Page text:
Don’t berate yourself for not being able to catch up with work or condemn yourself to hours of crunching notes while hunched over the table. Studying can be enjoyable, if you promise to treat yourself to fun afterwards, and this will help you look forward to it. In fact, just the act of completing handwritten notes for a chapter gives you a sense of accomplishment hard to top! Study in moderation – 2 hour study sessions followed by short breaks may be more effective than that dreaded 6 hour study session.(Note: in this case, because Common Tests are fast approaching, focus on overall summaries of tested content, not monstrous stacks of information described in painful detail. Learn important examination skills – take note of what question types tend to come out. Have the habit of learning answer types of questions rather than specific, individual questions so that you won’t be caught off guard by what pops out in your CTs.)
  5. Now’s not the time to aim for perfection.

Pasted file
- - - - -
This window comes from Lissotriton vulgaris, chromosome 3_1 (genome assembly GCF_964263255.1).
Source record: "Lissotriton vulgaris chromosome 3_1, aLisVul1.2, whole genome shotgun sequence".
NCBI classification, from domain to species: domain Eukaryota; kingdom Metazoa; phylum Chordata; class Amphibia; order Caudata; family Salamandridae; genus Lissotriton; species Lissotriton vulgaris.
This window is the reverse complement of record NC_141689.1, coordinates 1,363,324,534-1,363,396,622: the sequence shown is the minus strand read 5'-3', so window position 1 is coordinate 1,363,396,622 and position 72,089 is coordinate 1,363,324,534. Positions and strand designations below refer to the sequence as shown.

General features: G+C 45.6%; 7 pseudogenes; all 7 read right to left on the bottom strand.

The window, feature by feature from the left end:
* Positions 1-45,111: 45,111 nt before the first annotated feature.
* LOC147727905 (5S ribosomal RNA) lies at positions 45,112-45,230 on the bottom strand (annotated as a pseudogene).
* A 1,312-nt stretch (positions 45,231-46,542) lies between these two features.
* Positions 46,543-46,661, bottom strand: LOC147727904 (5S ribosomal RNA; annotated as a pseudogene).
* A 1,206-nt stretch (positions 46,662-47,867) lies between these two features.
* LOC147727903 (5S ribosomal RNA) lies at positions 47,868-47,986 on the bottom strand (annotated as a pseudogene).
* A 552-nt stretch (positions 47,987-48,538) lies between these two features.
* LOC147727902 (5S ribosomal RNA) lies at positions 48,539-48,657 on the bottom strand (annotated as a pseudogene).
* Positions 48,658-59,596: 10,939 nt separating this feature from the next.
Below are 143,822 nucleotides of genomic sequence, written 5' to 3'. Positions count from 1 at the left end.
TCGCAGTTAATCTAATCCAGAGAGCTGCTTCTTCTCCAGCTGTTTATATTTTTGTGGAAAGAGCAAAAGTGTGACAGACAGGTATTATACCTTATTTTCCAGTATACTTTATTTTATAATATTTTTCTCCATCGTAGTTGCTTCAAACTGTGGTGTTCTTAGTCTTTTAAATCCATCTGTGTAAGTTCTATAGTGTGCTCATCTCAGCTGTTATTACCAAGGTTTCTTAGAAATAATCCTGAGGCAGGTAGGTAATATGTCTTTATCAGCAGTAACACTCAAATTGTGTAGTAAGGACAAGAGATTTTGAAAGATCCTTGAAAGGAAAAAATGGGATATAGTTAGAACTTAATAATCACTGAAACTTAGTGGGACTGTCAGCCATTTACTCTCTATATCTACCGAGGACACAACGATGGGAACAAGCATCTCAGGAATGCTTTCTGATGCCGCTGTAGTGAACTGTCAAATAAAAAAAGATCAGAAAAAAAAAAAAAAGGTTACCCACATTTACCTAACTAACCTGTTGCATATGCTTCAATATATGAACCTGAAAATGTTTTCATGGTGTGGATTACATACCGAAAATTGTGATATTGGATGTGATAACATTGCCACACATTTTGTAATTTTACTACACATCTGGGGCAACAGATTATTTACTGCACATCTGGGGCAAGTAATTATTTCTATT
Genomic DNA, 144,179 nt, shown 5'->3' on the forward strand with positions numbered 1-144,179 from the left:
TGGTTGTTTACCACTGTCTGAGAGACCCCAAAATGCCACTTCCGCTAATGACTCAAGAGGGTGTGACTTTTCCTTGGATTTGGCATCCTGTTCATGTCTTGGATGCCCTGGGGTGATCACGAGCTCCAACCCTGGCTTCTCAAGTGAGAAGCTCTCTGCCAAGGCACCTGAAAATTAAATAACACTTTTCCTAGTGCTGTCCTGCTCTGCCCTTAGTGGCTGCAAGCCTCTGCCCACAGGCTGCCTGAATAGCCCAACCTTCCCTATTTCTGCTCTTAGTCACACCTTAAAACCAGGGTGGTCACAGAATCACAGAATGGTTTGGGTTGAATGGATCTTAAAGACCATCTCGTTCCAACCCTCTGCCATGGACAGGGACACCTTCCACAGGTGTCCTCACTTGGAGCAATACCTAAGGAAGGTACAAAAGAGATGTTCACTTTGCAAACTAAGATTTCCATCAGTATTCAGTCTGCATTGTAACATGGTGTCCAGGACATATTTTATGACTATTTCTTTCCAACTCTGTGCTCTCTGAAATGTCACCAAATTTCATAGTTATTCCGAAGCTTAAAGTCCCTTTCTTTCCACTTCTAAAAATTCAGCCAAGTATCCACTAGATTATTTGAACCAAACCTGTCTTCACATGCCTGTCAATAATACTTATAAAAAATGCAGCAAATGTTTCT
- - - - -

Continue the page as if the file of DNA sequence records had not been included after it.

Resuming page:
This is a piece of advice specific to just J1s taking their first Common Tests, but it rings true – it’s early days yet and you’ll make mistakes, but now is in fact the best time to make them. We all deserve to cut ourselves some slack despite our blunders, and it’s no less true for you. Moderate your expectations, for now.

Last but not least, though fairly obvious, it also all boils down to grit. Theoretically, students seem to be able to carry out all of the above. However, in real life, we’re hampered by various factors that affect our ability to do all the nitty-gritty things. Which brings us to…

Time Management
Oh, time is one of your biggest enemies. After all, would you be panicking if you had forever to prepare for your CTs?